How to Help Your Loved One Live Independently
The key to successful independent living is understanding the goals, abilities and support needs of the individual with a developmental disability as he or she navigates various transitions. Is your loved one finishing high school and getting ready to move out? What kind of home will be appropriate? What about employment?
Developmental Disabilities Services - Tools for Independence will help you through the process. We offer nonsectarian programs and services designed to help adults with developmental disabilities enjoy as full and productive lives as possible. We also support the individual’s families and caregivers.
How to Help Your Child Transition from High School
- Start your transition planning sooner rather than later.
Don’t wait until your child is 22, when he or she must leave high school. Do your research, visit support providers and learn about the adult system, including the different services available. Attend transition fairs through your school system. Ask questions until you have a clear understanding of what to expect.
- Apply for the Medicaid waiver if you have not already done so.
Regardless of your current financial situation, the NOW or COMP Medicaid waiver will ensure your child with a developmental disability has funding for necessary services for the rest of his or her life. The waiting list is long (around 7,000 people currently), so you want to get your child on it as early as possible.
- Look for a provider that promotes supported employment.
This means each person gets support to find and maintain a job that fits with his or her skills and interests.
- Consider having someone work with your adult child in the home.
This can be done through the Medicaid waiver using community living support services or through a private pay arrangement. Your child will get used to working with other people on his or her independent living skills. Through a service provider like JF&CS, a direct support professional will coach your child on becoming as independent as possible and assist your child with making community connections and developing friendships.
How to Prepare for Moving Out
- Learn about options available in the community.
There are more options than ever before, based on your loved one’s needs. Your son may live alone with a few hours of support per week, with roommates and continuous staff supervision, or something in between.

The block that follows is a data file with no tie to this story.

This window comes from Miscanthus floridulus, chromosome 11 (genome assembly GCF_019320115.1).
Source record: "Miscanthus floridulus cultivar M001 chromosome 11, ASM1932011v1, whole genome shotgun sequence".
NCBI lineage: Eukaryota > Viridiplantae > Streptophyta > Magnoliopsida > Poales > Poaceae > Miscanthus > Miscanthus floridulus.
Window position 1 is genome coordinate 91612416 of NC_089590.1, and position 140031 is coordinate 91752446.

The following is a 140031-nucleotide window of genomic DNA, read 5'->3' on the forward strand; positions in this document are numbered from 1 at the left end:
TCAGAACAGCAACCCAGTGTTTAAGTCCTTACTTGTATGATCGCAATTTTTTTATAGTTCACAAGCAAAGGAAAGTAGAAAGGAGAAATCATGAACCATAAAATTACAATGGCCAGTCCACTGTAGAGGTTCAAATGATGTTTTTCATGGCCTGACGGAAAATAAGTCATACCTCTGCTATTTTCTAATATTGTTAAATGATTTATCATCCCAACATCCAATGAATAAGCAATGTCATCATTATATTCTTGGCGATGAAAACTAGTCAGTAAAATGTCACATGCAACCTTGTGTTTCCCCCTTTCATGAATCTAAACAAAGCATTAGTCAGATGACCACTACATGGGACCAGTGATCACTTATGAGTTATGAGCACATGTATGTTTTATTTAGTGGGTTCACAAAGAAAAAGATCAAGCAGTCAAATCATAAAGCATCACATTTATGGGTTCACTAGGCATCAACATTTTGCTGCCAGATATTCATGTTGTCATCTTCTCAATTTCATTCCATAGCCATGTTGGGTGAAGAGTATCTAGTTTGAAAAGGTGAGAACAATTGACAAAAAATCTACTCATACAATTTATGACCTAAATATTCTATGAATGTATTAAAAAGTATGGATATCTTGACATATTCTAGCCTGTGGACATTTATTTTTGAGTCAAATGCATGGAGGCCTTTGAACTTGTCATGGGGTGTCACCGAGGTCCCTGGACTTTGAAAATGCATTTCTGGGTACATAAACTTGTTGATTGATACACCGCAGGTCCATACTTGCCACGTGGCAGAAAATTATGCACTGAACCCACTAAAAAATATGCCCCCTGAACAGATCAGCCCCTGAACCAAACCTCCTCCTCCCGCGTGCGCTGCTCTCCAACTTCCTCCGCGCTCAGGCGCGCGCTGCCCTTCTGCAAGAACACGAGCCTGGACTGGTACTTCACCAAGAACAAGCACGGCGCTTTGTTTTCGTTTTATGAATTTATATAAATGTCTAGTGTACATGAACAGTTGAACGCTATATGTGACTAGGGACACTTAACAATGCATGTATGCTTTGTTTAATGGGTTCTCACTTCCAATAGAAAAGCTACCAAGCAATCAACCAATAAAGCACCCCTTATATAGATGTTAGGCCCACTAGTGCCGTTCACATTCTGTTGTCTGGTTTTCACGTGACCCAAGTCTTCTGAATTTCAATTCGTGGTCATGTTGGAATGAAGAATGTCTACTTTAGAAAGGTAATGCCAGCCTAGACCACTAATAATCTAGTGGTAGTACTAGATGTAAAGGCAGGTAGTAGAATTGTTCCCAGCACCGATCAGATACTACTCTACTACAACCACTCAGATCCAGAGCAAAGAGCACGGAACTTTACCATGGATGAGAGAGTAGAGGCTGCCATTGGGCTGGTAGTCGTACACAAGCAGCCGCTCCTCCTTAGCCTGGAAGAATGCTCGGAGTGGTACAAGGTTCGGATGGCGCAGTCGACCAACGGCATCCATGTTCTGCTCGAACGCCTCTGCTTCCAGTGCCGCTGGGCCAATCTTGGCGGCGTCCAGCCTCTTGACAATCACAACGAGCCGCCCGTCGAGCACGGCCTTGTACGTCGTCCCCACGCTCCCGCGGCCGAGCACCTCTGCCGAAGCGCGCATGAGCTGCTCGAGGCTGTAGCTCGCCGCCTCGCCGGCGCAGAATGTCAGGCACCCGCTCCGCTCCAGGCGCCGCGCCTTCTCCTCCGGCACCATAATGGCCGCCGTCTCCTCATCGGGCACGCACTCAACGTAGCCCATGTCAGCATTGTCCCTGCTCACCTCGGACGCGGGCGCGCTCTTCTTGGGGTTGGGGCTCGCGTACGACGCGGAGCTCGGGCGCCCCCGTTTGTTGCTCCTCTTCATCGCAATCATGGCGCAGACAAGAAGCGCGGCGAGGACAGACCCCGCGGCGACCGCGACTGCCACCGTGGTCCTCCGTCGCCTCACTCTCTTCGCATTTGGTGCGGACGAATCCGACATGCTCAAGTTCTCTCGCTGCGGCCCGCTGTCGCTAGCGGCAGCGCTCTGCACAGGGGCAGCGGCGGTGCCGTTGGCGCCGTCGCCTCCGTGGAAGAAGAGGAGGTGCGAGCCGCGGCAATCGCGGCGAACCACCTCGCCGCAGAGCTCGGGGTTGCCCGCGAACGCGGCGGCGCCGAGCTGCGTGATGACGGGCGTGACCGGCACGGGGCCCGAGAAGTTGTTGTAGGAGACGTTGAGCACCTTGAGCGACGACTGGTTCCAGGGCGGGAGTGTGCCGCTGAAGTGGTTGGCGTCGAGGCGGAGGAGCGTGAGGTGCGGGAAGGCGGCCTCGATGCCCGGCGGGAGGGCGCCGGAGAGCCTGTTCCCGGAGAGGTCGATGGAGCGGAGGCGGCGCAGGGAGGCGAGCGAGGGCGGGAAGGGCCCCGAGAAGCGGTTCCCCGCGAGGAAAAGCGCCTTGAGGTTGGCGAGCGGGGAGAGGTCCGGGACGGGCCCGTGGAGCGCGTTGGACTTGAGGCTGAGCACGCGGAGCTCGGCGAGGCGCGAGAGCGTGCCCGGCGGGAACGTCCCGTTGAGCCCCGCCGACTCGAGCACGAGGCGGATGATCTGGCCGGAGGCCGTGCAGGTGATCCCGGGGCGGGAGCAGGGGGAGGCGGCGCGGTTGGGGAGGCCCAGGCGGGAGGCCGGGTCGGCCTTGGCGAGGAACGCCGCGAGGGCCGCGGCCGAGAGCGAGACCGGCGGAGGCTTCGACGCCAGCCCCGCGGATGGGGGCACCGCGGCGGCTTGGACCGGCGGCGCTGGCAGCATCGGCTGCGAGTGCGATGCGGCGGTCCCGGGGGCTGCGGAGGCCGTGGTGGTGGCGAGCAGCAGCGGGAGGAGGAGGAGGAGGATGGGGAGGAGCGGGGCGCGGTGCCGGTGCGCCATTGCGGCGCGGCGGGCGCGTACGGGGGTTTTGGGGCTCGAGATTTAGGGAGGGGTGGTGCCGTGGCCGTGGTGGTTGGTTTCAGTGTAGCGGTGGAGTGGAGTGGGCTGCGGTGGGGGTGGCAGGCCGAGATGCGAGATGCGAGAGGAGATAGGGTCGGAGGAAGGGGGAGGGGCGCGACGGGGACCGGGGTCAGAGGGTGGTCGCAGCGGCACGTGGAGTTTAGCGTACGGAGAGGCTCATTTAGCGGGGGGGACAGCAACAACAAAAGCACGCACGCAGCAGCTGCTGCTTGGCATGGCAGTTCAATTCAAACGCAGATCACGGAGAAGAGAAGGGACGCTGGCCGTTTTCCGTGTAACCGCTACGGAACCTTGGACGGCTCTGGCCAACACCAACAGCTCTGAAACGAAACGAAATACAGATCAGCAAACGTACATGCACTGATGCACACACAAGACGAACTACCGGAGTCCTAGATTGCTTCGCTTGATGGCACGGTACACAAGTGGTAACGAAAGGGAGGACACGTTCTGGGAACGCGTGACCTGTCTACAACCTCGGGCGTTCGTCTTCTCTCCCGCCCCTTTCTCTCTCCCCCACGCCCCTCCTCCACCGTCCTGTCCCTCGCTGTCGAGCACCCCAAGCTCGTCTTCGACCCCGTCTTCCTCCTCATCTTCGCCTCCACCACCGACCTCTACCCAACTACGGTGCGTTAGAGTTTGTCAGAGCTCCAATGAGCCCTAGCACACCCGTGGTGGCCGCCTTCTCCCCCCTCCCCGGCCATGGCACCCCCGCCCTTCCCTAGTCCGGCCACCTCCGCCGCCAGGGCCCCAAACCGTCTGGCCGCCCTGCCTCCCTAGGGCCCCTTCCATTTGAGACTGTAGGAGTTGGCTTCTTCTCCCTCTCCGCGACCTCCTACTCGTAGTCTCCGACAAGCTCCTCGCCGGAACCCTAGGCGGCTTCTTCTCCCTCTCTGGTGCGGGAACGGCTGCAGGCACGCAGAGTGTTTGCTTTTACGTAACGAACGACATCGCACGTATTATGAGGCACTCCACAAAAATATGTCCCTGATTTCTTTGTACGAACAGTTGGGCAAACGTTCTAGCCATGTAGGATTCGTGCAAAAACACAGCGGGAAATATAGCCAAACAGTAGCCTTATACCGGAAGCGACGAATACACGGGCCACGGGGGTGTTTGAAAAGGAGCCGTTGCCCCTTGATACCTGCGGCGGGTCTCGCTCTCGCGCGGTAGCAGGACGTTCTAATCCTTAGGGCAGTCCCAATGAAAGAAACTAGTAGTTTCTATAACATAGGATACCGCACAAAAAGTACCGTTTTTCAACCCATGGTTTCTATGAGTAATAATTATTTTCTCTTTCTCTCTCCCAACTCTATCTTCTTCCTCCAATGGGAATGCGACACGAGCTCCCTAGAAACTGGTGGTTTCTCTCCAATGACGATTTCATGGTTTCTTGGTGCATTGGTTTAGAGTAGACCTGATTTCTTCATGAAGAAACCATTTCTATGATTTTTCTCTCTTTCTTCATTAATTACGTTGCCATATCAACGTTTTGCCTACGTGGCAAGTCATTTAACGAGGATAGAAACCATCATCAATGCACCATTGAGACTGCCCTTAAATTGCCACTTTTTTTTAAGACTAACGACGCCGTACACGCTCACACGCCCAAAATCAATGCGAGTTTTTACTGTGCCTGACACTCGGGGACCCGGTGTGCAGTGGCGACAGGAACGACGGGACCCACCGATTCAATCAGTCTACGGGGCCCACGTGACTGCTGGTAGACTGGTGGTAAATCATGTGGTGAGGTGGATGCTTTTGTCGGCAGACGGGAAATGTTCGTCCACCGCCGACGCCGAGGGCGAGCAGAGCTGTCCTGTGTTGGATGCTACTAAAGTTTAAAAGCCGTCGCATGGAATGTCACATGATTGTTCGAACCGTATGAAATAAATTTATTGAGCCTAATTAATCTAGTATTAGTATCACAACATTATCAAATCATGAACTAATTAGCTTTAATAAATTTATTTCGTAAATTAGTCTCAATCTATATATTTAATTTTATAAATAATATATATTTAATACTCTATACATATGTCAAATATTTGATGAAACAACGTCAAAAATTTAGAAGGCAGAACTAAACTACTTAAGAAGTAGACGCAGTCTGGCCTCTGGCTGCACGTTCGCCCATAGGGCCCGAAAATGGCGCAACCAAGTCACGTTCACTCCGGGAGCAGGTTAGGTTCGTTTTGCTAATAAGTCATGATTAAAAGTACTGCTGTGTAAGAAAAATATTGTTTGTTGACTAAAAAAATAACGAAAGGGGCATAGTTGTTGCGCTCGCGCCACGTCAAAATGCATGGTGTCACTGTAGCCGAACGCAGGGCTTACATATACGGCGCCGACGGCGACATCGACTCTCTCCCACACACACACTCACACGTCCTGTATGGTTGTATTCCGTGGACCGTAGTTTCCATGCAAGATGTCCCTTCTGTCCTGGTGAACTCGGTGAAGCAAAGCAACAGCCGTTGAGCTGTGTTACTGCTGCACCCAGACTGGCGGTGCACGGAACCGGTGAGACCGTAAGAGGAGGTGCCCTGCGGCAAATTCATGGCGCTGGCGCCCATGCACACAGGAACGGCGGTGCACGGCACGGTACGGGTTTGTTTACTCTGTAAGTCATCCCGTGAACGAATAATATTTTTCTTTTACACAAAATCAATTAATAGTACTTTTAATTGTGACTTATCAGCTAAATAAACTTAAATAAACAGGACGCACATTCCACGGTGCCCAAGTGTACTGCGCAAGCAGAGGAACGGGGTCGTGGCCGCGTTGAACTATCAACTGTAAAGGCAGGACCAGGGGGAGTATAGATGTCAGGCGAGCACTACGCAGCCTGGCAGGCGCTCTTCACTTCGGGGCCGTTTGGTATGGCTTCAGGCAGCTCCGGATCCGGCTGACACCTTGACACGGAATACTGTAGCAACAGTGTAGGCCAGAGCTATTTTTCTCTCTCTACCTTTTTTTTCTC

- Move at a pace that works for your family.
If your daughter is ready to explore moving out, include her in the process, keeping in mind her needs and the costs. If she has a Medicaid waiver, find out if it will cover any necessary services.
- Visit several providers that offer a range of services that fit your family’s needs.
JF&CS provides support to individuals in their own homes or apartments for as little as a few hours a day or up to seven days per week. We also have a 24/7 emergency telephone number. If your loved one requires supervision, visit providers such as JF&CS that offer this type of service.
- Explore how friends live.
Look at programs like JF&CS’ Moving Out Club, which includes and educates the whole family. If you’re interested in working with a service provider, ask for some references. Visit different home settings.
- Ask questions about the policies and environment.
What is the provider’s policy on family involvement or unannounced visits? What is the process if someone gets hurt? How is a good roommate match ensured? Is the home clean? How does it smell? Does it blend into the neighborhood or have an “institutional feel?” The home should feel warm and welcoming.
- Finally, understand it’s your loved one’s time to grow!
It is normal and expected for all of you to feel anxious. Expect some bumps in the road, but if you have open communication, and the provider listens and follows up on your concerns, he or she will flourish.
How to Help Your Loved One Find the Right Job
- Find a job coach to work with your son through the job search and beyond.
The coach can help him focus on jobs based on his talents and interests. The job coaches in JF&CS’ Supported Employment program provide the support he needs to be successful.
- Talk to the job coach about your daughter’s employment options.
The job coach will work with a potential employer to develop a job in which your daughter will have the biggest likelihood of success based on her strengths and experience. Or, the coach can help her explore customized employment, such as task reassignment, job carving and job sharing.